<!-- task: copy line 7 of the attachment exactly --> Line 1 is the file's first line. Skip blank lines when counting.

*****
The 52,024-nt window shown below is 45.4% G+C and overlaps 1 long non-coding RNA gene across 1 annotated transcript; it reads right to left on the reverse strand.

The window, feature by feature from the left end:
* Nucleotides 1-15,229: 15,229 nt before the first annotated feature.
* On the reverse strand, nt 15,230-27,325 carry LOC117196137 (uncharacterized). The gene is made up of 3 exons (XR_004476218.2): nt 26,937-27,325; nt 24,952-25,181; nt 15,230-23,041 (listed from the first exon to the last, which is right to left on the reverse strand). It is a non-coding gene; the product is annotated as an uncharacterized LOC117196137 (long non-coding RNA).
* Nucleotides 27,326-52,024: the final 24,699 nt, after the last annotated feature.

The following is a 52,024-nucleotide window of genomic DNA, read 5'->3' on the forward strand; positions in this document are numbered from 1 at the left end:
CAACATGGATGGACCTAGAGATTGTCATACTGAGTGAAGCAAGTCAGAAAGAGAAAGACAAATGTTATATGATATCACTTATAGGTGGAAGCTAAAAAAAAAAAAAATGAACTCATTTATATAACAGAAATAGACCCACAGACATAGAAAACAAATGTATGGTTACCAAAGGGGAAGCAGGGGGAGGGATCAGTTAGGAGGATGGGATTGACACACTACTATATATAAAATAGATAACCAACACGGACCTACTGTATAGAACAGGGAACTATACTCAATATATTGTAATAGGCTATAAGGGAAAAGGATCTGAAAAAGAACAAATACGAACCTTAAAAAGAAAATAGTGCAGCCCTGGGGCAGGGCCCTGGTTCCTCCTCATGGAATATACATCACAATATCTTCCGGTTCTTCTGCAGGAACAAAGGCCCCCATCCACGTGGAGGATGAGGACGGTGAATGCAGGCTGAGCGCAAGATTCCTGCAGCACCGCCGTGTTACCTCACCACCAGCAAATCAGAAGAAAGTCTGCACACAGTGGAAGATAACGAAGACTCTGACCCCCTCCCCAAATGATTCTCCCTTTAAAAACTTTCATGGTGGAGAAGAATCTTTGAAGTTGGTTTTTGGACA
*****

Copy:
CAACATGGATGGACCTAGAGATTGTCATACTGAGTGAAGCAAGTCAGAAAGAGAAAGACAAATGTTATATGATATCACTTATAGGTGGAAGCTAAAAAAAAAAAAAATGAACTCATTTATATAACAGAAATAGACCCACAGACATAGAAAACAAATGTATGGTTACCAAAGGGGAAGCAGGGGGAGGGATCAGTTAGGAGGATGGGATTGACACACTACTATATATAAAATAGATAACCAACACGGACCTACTGTATAGAACAGGGAACTATACTCAATATATTGTAATAGGCTATAAGGGAAAAGGATCTGAAAAAGAACAAATACGAACCTTAAAAAGAAAATAGTGCAGCCCTGGGGCAGGGCCCTGGTTCCTCCTCATGGAATATACATCACAATATCTTCCGGTTCTTCTGCAGGAACAAAGGCCCCCATCCACGTGGAGGATGAGGACGGTGAATGCAGGCTGAGCGCAAGATTCCTGCAGCACCGCCGTGTTACCTCACCACCAGCAAATCAGAAGAAAGTCTGCACACAGTGGAAGATAACGAAGACTCTGACCCCCTCCCCAAATGATTCTCCCTTTAAAAACTTTCATGGTGGAGAAGAATCTTTGAAGTTGGTTTTTGGACA